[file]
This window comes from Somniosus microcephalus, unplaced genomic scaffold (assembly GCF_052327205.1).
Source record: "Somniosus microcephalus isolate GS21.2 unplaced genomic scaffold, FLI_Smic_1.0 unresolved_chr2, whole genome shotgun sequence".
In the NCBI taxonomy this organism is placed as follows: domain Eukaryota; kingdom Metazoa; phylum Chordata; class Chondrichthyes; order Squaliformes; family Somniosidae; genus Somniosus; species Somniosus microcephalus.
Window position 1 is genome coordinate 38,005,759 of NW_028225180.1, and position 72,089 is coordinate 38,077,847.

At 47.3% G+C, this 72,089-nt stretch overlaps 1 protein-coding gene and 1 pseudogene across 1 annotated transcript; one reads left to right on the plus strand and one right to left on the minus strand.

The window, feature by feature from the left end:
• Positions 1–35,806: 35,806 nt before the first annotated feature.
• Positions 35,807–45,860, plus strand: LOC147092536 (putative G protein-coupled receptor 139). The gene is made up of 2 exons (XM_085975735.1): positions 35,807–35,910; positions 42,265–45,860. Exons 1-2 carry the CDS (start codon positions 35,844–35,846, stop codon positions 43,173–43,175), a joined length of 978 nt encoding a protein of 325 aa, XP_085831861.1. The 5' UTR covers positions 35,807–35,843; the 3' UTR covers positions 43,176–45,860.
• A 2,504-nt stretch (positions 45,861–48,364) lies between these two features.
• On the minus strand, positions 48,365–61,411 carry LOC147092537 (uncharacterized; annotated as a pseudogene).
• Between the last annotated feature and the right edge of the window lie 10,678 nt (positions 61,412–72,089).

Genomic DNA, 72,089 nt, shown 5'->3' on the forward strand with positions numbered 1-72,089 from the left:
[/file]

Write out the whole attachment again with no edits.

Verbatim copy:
This window comes from Somniosus microcephalus, unplaced genomic scaffold (assembly GCF_052327205.1).
Source record: "Somniosus microcephalus isolate GS21.2 unplaced genomic scaffold, FLI_Smic_1.0 unresolved_chr2, whole genome shotgun sequence".
In the NCBI taxonomy this organism is placed as follows: domain Eukaryota; kingdom Metazoa; phylum Chordata; class Chondrichthyes; order Squaliformes; family Somniosidae; genus Somniosus; species Somniosus microcephalus.
Window position 1 is genome coordinate 38,005,759 of NW_028225180.1, and position 72,089 is coordinate 38,077,847.

At 47.3% G+C, this 72,089-nt stretch overlaps 1 protein-coding gene and 1 pseudogene across 1 annotated transcript; one reads left to right on the plus strand and one right to left on the minus strand.

The window, feature by feature from the left end:
• Positions 1–35,806: 35,806 nt before the first annotated feature.
• Positions 35,807–45,860, plus strand: LOC147092536 (putative G protein-coupled receptor 139). The gene is made up of 2 exons (XM_085975735.1): positions 35,807–35,910; positions 42,265–45,860. Exons 1-2 carry the CDS (start codon positions 35,844–35,846, stop codon positions 43,173–43,175), a joined length of 978 nt encoding a protein of 325 aa, XP_085831861.1. The 5' UTR covers positions 35,807–35,843; the 3' UTR covers positions 43,176–45,860.
• A 2,504-nt stretch (positions 45,861–48,364) lies between these two features.
• On the minus strand, positions 48,365–61,411 carry LOC147092537 (uncharacterized; annotated as a pseudogene).
• Between the last annotated feature and the right edge of the window lie 10,678 nt (positions 61,412–72,089).

Genomic DNA, 72,089 nt, shown 5'->3' on the forward strand with positions numbered 1-72,089 from the left: